In some areas the air quality is so bad, it’s more than three times “hazardous” levels.
And the bad news is, it could hang around for some days.
Sydneysiders woke up to the acrid odour of burning and hazy streets on the way to work. At train stations many passengers used tissues and handkerchiefs to keep out the smell.
The NSW Government’s Air Quality Index (AQI) shows large parts of Sydney are suffering from hazardous air quality, the most extreme. This is when the index rises above 200.
At 7am on Monday, Rozelle, Lindfield and Liverpool all had an AQI of above 200 while Campbelltown was as high as 626.
The Government states that prolonged spells of hazardous air pollution “can affect everyone’s health”. Even healthy people should avoid spending too much time on outdoor physical activities.
The passport machines are down at Sydney Airport, trains are delayed and the city is blanketed in smoke. Go back to bed everybody pic.twitter.com/CaierEl2Jp
— (@jezzster) April 28, 2019
Sydney smells an awful lot like fire smoke what happened
— aurelie 🐰 (@bottlepopu) April 28, 2019
— Jude (@o_Jude_o) April 28, 2019
I can’t breathe in Sydney at the best of times but this smoke got me like pic.twitter.com/PAxbeXxiVI
— Kate Fantinel (@KateFantinel) April 28, 2019
The NSW Rural Fire Service (RFS) told news.com.au a series of hazard reduction burns surrounding Sydney were responsible for the poor conditions.
“Even those on the outskirts are actually quite large and produce a lot of smoke,” RFS spokesman Chris Garlick said.
The burns are taking place in the Southern Highlands and at Colo Heights in the city’s north west. But the largest burn is in Heathcote where 160 hectares of the Royal National Park are ablaze.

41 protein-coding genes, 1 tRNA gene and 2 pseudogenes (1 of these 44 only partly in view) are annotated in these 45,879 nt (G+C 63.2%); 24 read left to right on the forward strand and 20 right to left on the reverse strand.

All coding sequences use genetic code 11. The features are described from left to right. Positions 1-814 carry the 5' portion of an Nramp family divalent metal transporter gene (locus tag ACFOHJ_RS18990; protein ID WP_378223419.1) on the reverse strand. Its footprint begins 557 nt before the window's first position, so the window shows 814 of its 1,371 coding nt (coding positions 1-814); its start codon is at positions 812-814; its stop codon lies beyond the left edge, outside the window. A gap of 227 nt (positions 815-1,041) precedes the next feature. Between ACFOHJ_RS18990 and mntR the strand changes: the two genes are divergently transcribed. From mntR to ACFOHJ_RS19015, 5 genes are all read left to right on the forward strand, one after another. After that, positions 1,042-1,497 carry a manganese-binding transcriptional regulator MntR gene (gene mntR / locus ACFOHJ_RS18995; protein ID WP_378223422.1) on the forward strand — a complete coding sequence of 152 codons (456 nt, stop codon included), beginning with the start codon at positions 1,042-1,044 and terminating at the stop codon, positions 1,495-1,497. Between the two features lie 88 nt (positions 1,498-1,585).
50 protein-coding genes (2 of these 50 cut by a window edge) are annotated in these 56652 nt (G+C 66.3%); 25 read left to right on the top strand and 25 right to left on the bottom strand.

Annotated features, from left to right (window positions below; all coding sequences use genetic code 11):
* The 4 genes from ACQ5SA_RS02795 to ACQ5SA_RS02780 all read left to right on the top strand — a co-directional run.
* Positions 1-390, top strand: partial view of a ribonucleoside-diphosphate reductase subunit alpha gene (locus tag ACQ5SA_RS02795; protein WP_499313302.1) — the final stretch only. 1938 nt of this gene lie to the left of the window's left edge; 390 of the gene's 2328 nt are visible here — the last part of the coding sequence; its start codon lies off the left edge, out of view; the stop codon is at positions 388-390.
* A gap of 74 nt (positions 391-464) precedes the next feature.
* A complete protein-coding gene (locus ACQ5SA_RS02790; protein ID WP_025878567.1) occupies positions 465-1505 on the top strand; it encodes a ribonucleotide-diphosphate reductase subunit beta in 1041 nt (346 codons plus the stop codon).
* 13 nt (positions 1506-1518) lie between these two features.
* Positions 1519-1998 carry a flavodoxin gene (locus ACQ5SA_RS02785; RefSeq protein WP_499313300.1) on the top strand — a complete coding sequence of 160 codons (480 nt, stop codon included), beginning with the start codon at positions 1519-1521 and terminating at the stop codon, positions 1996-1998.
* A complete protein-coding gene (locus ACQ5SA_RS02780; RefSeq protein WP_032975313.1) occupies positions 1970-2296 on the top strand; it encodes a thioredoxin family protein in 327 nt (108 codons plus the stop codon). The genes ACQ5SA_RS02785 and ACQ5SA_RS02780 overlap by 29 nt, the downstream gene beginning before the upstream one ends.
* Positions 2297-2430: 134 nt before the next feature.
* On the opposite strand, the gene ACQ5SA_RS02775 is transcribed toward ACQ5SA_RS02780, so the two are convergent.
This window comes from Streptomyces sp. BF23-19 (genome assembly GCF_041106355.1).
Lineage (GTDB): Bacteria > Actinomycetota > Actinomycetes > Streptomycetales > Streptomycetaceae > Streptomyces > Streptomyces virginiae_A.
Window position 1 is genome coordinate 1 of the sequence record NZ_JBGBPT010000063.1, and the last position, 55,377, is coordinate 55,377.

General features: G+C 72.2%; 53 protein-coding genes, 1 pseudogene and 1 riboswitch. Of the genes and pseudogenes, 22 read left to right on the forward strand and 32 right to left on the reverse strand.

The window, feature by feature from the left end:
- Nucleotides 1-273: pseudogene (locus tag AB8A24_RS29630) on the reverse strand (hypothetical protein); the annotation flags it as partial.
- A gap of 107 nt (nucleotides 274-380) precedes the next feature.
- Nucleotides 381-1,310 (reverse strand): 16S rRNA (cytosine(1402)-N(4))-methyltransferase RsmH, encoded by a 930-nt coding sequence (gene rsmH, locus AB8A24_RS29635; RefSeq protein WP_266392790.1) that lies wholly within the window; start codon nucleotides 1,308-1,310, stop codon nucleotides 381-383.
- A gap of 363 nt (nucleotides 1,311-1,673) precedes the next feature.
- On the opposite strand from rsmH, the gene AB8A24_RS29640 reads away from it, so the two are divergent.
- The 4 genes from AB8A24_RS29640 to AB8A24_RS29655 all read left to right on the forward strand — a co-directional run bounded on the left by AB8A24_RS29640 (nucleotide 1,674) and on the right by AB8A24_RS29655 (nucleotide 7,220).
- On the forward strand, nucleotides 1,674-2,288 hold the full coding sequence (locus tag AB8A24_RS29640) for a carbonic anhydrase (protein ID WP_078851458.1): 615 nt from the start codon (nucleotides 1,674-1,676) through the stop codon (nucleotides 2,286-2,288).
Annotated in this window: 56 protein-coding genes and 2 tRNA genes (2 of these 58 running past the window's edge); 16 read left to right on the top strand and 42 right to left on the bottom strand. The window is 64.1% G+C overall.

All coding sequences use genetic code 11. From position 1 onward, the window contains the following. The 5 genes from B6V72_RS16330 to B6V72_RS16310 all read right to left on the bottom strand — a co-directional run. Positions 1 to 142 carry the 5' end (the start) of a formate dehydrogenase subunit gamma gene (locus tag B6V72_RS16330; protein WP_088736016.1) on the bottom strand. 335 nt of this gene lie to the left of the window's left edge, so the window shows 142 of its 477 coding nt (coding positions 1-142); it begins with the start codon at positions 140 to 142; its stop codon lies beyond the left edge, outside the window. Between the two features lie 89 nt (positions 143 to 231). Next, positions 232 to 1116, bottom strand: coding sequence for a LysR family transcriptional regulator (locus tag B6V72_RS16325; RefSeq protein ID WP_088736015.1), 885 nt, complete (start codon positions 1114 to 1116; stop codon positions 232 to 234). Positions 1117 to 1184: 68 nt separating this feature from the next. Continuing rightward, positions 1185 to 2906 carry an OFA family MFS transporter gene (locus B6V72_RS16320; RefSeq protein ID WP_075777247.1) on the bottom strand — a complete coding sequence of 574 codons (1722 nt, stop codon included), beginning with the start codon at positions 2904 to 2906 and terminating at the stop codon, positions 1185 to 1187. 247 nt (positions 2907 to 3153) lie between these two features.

The RFS is getting on top of burning now because of lessons learned in 2018.
“Because we had such an early bushfire season last year, we didn’t do as much burning in those spring months,” Mr Garlick said.
“We haven’t had this opportunity for quite some time with cooler temperatures, lighter winds and high humidity particularly when moisture in the fuel is quite low.”
But Mr Garlick said the weather conditions that made it perfect for hazard reduction burns also meant it was likely the smoke would linger. The absence of wind reduces the risk that hazard reduction burns might get out of control and makes conditions safer for firefighters.
“The lack of wind and, at the moment, an inversion layer which is effectively trapping the smoke in the city,” he said.
“That’s expected to lift later, but the winds are not strong enough to push smoke around.”
Smoke from hazard reduction burns is expected to start clearing from #Sydney later this morning. This work will continue throughout today & you may continue see and smell smoke. Check where burns are occurring at https://t.co/XrE2qbtArn #nswrfs #sydneysmoke
— NSW RFS (@NSWRFS) April 28, 2019
The RFS said the major burns were likely to continue into the week, which could mean Sydney residents wake to a number of smoggy mornings.
Mr Garlick advised those affected by the smoke to take precautions.
“Stay out of smoke as much as you can so head to shops, offices or home and those people with asthma should follow their asthma action plan.”